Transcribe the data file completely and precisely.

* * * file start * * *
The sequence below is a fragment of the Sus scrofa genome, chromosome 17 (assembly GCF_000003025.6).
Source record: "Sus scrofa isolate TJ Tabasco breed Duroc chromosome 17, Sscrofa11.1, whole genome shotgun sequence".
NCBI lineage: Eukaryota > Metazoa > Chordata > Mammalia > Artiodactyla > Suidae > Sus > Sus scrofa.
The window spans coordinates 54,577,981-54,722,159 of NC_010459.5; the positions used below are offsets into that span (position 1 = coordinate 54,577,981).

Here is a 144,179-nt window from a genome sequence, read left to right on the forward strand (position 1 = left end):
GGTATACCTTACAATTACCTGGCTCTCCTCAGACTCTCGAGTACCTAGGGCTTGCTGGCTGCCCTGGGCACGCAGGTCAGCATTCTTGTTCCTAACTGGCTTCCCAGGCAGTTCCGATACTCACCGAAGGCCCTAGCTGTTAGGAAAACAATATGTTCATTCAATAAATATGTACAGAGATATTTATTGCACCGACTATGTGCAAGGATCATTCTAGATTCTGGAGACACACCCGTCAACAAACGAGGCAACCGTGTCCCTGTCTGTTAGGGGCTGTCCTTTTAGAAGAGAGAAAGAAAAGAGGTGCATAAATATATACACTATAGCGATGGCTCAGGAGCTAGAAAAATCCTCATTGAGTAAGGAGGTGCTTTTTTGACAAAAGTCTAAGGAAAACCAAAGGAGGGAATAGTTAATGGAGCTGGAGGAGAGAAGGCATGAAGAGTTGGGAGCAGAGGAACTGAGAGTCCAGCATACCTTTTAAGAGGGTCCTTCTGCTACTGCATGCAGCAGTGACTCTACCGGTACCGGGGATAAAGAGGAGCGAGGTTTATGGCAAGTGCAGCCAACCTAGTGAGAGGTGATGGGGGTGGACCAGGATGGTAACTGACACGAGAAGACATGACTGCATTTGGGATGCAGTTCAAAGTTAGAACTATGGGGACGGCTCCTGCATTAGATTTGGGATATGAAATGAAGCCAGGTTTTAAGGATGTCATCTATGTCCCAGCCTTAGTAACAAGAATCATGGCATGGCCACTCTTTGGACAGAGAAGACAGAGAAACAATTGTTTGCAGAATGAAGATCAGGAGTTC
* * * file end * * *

The sequence below is a fragment of the Sus scrofa genome, chromosome 17 (assembly GCF_000003025.6).
Source record: "Sus scrofa isolate TJ Tabasco breed Duroc chromosome 17, Sscrofa11.1, whole genome shotgun sequence".
NCBI lineage: Eukaryota > Metazoa > Chordata > Mammalia > Artiodactyla > Suidae > Sus > Sus scrofa.
The window spans coordinates 54,577,981-54,722,159 of NC_010459.5; the positions used below are offsets into that span (position 1 = coordinate 54,577,981).

Here is a 144,179-nt window from a genome sequence, read left to right on the forward strand (position 1 = left end):
GGTATACCTTACAATTACCTGGCTCTCCTCAGACTCTCGAGTACCTAGGGCTTGCTGGCTGCCCTGGGCACGCAGGTCAGCATTCTTGTTCCTAACTGGCTTCCCAGGCAGTTCCGATACTCACCGAAGGCCCTAGCTGTTAGGAAAACAATATGTTCATTCAATAAATATGTACAGAGATATTTATTGCACCGACTATGTGCAAGGATCATTCTAGATTCTGGAGACACACCCGTCAACAAACGAGGCAACCGTGTCCCTGTCTGTTAGGGGCTGTCCTTTTAGAAGAGAGAAAGAAAAGAGGTGCATAAATATATACACTATAGCGATGGCTCAGGAGCTAGAAAAATCCTCATTGAGTAAGGAGGTGCTTTTTTGACAAAAGTCTAAGGAAAACCAAAGGAGGGAATAGTTAATGGAGCTGGAGGAGAGAAGGCATGAAGAGTTGGGAGCAGAGGAACTGAGAGTCCAGCATACCTTTTAAGAGGGTCCTTCTGCTACTGCATGCAGCAGTGACTCTACCGGTACCGGGGATAAAGAGGAGCGAGGTTTATGGCAAGTGCAGCCAACCTAGTGAGAGGTGATGGGGGTGGACCAGGATGGTAACTGACACGAGAAGACATGACTGCATTTGGGATGCAGTTCAAAGTTAGAACTATGGGGACGGCTCCTGCATTAGATTTGGGATATGAAATGAAGCCAGGTTTTAAGGATGTCATCTATGTCCCAGCCTTAGTAACAAGAATCATGGCATGGCCACTCTTTGGACAGAGAAGACAGAGAAACAATTGTTTGCAGAATGAAGATCAGGAGTTC